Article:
Positive Thinking

Attitude to aging is key to optimal health!

Research shows people who live the longest have a relaxed and positive outlook on life. It turns out, attitude is key to longevity! Changing the way you think about aging might be one of the most important ways to stay healthy.

  • Your thoughts and thinking patterns play an important role in how you age and manage changes throughout your life. How we think about aging influences the aging process itself! And, with a positive outlook, you are also more likely to engage in activities that lead to optimal aging.
  • Being a senior is different from how it used to be: people reach 65 in better health and then live longer than ever before.
  • We now know that brains are not prewired to fail, and that depression and senility are not usual parts of aging.
  • Many health problems and diseases are not due to age but inactive lifestyle – our brains and bodies are designed to be active.
  • Some mental processes such as those involved in empathy, emotional stability and complex decision-making actually improve with age
  • Studies suggest that self-rated happiness increases with each decade, despite losses or challenges associated with aging.
  • Aging is a cause to celebrate – each year is another chance to savour and enjoy your life.
  • Recent research shows that how we think about aging can impact the aging process itself. Thinking positively about aging has been linked to:
    • Faster and better recovery from injury, or disability
    • Lower risk of chronic disease
    • Lower risk of memory loss
    • Increased likelihood of help-seeking, including preventative medical care
    • Less isolation and loneliness
    • Making the best of negative experiences, and handling stress better
    • Increased longevity of life

Where to start?

Changing habits in our thinking isn’t easy- but it is possible to do – at any age! Try out one (or more) of these suggestions:

  • Rethink stereotypes about aging. Some people might think that retirement implies irrelevance, physical illness suggests hopelessness, or aging means sadness and loneliness. But these are not necessarily true! Research actually shows that self- rated happiness increases with each decade after 50, despite the losses or challenges associated with aging.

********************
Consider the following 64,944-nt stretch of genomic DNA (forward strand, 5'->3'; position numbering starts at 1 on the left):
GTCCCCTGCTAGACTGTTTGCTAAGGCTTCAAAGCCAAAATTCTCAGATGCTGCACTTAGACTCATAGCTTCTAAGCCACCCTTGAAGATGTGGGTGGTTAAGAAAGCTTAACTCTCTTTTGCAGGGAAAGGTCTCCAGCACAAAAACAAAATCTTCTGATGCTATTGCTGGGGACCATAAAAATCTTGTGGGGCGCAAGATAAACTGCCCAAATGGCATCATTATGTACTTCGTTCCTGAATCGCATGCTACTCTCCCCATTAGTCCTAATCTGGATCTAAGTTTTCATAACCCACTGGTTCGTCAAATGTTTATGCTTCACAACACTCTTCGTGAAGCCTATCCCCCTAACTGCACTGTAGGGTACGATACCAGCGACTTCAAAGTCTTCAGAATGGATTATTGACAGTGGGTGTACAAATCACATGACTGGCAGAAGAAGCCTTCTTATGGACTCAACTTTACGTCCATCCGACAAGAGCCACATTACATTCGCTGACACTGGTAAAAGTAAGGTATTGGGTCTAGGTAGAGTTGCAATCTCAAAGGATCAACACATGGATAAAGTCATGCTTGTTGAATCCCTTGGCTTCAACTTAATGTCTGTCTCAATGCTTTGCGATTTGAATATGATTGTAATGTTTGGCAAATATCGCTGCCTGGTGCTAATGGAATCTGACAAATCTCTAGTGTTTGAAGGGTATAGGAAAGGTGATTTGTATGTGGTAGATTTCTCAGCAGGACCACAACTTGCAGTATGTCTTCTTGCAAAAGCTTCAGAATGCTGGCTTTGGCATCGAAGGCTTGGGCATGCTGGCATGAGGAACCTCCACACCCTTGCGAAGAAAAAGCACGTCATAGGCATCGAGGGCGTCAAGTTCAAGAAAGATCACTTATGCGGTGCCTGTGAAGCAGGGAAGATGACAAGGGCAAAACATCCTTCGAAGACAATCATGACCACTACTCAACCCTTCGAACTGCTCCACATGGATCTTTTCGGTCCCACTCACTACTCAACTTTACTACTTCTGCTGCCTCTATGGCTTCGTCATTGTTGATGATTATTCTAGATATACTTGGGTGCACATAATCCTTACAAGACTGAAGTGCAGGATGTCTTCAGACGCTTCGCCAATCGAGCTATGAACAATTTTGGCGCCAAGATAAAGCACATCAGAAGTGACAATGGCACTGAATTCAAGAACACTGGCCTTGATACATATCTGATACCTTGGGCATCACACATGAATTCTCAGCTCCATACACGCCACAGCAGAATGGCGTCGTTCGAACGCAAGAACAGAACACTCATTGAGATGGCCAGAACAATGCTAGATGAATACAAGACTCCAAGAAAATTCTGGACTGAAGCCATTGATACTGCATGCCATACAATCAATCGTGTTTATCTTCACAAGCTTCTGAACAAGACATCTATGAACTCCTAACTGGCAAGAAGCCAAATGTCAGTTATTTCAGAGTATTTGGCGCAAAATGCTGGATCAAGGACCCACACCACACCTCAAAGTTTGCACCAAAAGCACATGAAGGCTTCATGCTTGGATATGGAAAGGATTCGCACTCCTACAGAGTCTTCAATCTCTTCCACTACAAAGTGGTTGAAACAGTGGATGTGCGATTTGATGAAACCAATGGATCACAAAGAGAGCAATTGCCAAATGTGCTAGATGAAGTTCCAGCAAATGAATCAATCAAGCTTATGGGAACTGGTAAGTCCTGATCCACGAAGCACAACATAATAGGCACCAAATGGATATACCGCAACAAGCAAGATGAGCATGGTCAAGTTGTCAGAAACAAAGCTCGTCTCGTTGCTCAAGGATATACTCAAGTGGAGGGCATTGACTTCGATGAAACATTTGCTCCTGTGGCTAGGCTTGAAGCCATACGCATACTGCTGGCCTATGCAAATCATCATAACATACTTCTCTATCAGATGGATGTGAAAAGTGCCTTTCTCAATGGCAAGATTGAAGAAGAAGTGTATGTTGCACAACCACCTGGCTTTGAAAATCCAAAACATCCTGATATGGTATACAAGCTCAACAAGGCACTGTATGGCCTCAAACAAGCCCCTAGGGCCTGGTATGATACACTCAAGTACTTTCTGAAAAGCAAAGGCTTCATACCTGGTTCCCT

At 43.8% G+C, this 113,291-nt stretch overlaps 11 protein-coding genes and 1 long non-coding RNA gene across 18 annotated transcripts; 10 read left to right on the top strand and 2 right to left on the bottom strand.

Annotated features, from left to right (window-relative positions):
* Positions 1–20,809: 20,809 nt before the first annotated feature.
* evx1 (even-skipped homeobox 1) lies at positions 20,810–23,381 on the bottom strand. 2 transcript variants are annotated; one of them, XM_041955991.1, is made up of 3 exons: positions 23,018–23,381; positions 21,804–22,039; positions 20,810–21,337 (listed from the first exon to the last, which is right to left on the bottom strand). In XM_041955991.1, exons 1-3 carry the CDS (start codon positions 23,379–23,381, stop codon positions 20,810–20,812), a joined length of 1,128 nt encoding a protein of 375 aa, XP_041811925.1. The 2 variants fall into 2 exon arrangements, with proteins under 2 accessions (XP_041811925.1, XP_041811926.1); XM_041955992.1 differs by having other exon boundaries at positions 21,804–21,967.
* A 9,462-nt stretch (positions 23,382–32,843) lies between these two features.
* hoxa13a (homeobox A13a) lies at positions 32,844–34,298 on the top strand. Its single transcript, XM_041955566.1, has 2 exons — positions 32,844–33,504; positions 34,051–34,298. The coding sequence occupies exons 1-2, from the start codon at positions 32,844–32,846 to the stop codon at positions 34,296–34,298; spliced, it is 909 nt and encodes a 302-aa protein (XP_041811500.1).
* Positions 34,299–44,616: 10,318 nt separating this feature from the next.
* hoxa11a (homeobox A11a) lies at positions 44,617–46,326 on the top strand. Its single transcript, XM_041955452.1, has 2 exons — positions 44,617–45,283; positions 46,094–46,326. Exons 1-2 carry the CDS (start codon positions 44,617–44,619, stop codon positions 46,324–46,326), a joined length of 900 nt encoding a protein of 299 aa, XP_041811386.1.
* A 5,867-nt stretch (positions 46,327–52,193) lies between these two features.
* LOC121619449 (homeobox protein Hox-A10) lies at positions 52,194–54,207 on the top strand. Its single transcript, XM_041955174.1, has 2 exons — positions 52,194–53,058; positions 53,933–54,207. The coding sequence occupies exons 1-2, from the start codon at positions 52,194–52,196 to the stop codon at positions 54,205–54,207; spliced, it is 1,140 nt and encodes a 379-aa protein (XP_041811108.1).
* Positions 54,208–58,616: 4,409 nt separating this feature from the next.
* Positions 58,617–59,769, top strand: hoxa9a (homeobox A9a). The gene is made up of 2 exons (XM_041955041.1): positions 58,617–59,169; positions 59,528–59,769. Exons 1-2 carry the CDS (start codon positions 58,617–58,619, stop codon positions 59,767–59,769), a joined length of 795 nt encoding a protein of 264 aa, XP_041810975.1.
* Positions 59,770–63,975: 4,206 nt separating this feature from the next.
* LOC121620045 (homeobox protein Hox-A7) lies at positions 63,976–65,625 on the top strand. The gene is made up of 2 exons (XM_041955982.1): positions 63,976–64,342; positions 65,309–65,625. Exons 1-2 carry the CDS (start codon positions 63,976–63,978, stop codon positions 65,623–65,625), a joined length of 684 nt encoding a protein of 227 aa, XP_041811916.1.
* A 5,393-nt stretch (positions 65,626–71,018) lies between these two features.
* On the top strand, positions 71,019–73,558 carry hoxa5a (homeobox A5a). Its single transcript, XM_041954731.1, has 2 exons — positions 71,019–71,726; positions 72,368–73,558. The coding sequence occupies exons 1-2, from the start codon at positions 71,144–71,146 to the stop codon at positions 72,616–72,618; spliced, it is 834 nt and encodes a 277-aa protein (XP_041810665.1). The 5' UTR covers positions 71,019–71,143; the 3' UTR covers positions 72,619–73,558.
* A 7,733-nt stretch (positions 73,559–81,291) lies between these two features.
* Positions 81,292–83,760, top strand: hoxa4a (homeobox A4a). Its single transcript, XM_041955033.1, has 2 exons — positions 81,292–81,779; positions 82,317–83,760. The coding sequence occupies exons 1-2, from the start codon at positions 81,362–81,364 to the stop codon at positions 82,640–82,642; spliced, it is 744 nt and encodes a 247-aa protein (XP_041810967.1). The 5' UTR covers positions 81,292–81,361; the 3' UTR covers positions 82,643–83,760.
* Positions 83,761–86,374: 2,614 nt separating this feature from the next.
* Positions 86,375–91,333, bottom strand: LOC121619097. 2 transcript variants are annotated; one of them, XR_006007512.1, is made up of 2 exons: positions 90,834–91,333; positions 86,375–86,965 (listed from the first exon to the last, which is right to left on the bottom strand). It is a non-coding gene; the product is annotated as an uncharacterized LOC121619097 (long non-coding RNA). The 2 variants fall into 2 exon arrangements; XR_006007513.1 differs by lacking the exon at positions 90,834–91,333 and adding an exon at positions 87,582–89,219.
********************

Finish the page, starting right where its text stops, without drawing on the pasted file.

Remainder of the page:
• Practice positive thinking. Identify challenging situations or conditions like include medical conditions, grief, pain, mental illness, retirement, financial or relationship changes.
    • Be aware of your thoughts, emotions and beliefs about these situations or conditions and be prepared to challenge them.
    • Identify unhelpful or inaccurate thinking.
    • Challenge negative or inaccurate thinking. Ask yourself whether your view of a situation is based on fact or on an inaccurate perception of the situation
  • For many of us, positive thinking is an ongoing challenge. Here are some day to day tips for encouraging positive thoughts and actions.
    • Remind yourself that no one is perfect and we all make mistakes – give yourself a break too.
    • Avoid negative environments that get you down.
    • Spend time with people who are positive and encouraging.
    • Make a list of the things you are grateful for and a list of good things about yourself – read it often.
    • Be on the lookout for your own negative thoughts and try turning them into something more helpful. Instead of “This is impossible” try “What will make this easier?” or “Who can help me with this?”
    • Ask yourself how negative stereotypes affect you, and consider what you think is valuable or challenging about the aging experience. Talk to your friends and family about how you feel.
    • Habits can take a long time to change but keep at it! Helpful thinking patterns can be learned through practice.

Set a goal!

Set a positive thinking goal from the list above, or choose one of your own. Remember the more specific, measurable and realistic your goal is, the more likely you are to succeed!

For example, if your positive thinking goal is to pay more attention to negative thoughts about aging, make it more specific. Complete a list of your negative thoughts, or try our short positive thinking exercise on the Resources page.

Once you set your positive thinking goal, keep track of it by emailing your goal to yourself, or share it with others by email or facebook~ you might just help to inspire someone else!

Share your goal:

Still not sure what to do?

Learn more about the science behind positive thinking in our Evidence Base and try out our Gratitude, Positive Thinking, and Values exercises available on our Resources page.